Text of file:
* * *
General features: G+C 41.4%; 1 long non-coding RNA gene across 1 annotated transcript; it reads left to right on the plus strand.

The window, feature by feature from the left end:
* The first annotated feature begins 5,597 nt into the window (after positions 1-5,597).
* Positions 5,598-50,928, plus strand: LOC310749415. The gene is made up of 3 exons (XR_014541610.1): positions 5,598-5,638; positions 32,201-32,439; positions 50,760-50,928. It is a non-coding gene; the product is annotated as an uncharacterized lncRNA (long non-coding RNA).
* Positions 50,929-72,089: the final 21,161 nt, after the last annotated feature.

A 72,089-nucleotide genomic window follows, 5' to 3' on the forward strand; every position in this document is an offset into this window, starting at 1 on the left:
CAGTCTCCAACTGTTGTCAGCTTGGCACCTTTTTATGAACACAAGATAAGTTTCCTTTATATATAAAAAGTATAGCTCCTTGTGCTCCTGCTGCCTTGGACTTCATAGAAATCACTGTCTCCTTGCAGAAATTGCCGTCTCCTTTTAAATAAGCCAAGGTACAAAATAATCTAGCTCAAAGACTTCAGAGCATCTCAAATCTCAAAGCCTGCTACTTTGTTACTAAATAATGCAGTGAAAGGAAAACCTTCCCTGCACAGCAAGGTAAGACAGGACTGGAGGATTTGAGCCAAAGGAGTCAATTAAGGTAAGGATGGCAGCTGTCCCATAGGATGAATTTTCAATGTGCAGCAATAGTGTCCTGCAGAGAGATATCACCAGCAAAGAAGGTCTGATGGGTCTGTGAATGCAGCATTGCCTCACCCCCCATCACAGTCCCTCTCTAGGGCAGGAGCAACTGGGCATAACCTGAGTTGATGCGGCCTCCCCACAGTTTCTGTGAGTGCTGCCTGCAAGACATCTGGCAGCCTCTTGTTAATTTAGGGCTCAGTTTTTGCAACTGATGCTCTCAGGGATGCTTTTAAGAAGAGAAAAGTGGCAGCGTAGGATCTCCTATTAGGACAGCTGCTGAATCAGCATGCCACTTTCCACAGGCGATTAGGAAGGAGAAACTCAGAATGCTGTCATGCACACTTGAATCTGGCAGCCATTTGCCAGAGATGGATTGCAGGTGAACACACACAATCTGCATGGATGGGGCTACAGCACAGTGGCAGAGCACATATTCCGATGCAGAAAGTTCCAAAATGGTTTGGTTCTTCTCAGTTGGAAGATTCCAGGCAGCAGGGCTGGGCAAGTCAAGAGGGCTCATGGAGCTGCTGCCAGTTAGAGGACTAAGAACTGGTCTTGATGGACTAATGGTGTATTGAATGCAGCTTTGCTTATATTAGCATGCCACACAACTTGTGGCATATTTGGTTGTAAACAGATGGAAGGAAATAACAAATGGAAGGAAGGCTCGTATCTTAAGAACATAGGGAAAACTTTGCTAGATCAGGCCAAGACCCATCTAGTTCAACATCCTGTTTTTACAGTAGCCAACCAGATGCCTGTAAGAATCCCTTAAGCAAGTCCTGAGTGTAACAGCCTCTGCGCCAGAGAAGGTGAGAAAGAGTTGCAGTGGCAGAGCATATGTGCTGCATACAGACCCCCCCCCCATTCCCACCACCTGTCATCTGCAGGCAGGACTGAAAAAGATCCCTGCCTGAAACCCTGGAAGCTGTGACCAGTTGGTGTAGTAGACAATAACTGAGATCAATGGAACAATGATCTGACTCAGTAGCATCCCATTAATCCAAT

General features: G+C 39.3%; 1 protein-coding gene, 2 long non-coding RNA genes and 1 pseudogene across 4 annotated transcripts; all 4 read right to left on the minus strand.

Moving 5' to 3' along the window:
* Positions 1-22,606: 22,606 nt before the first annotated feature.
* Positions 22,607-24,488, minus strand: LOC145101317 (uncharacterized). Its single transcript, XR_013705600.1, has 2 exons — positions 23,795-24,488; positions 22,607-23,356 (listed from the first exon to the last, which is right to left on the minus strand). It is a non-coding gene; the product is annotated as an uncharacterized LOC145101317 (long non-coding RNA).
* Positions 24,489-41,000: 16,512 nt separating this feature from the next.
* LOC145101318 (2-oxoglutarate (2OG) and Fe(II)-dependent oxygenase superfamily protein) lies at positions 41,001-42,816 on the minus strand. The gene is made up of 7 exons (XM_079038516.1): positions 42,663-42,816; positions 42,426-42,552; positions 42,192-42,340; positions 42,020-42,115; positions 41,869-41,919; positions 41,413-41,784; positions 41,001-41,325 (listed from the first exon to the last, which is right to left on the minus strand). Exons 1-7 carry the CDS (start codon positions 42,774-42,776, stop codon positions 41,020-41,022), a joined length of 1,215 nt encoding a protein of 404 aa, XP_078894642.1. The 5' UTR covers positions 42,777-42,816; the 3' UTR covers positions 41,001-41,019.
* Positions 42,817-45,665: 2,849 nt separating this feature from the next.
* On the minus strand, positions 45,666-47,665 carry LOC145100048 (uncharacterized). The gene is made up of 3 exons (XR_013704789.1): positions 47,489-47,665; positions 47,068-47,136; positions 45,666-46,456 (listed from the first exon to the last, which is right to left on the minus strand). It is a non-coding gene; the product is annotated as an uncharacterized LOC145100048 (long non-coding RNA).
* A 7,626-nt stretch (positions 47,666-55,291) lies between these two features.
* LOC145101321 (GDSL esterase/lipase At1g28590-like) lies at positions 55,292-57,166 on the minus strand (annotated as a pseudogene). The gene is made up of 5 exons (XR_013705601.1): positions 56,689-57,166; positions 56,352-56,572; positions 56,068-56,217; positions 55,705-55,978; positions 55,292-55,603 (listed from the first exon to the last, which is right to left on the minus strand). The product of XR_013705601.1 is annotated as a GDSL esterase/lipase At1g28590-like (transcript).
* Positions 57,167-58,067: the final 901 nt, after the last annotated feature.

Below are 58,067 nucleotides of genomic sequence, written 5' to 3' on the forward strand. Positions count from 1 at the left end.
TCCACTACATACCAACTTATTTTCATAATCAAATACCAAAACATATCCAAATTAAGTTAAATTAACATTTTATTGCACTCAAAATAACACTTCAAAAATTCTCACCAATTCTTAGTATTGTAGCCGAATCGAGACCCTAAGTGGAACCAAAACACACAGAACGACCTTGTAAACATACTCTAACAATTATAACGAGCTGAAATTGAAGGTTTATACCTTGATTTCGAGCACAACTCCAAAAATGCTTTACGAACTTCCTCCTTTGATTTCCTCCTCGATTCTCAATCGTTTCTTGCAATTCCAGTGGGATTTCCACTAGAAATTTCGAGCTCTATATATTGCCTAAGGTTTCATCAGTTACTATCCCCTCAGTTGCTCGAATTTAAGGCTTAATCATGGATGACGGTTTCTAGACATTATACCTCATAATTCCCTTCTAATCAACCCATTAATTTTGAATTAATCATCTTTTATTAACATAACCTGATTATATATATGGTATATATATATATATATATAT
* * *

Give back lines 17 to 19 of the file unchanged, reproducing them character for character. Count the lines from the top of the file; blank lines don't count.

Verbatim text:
* LOC145101321 (GDSL esterase/lipase At1g28590-like) lies at positions 55,292-57,166 on the minus strand (annotated as a pseudogene). The gene is made up of 5 exons (XR_013705601.1): positions 56,689-57,166; positions 56,352-56,572; positions 56,068-56,217; positions 55,705-55,978; positions 55,292-55,603 (listed from the first exon to the last, which is right to left on the minus strand). The product of XR_013705601.1 is annotated as a GDSL esterase/lipase At1g28590-like (transcript).
* Positions 57,167-58,067: the final 901 nt, after the last annotated feature.

Below are 58,067 nucleotides of genomic sequence, written 5' to 3' on the forward strand. Positions count from 1 at the left end.